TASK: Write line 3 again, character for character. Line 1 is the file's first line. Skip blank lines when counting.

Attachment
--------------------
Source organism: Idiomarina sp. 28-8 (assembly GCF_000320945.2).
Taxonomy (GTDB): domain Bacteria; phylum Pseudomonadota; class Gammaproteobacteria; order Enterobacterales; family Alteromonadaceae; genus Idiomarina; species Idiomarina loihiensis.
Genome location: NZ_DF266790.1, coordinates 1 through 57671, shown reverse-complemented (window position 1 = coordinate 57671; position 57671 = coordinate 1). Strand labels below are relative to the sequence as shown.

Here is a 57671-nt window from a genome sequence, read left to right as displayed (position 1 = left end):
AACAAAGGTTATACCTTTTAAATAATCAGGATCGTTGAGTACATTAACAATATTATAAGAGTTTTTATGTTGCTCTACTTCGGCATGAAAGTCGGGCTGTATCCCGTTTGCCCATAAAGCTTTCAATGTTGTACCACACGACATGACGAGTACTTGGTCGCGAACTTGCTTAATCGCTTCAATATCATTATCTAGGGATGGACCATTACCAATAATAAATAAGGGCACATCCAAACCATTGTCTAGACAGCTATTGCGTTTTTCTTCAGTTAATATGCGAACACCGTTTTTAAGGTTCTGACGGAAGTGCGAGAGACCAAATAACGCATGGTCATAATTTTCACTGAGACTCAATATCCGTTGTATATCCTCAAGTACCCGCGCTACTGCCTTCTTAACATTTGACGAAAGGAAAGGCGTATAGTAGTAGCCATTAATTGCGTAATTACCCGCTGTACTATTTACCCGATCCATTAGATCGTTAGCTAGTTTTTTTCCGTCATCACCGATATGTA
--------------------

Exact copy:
Genome location: NZ_DF266790.1, coordinates 1 through 57671, shown reverse-complemented (window position 1 = coordinate 57671; position 57671 = coordinate 1). Strand labels below are relative to the sequence as shown.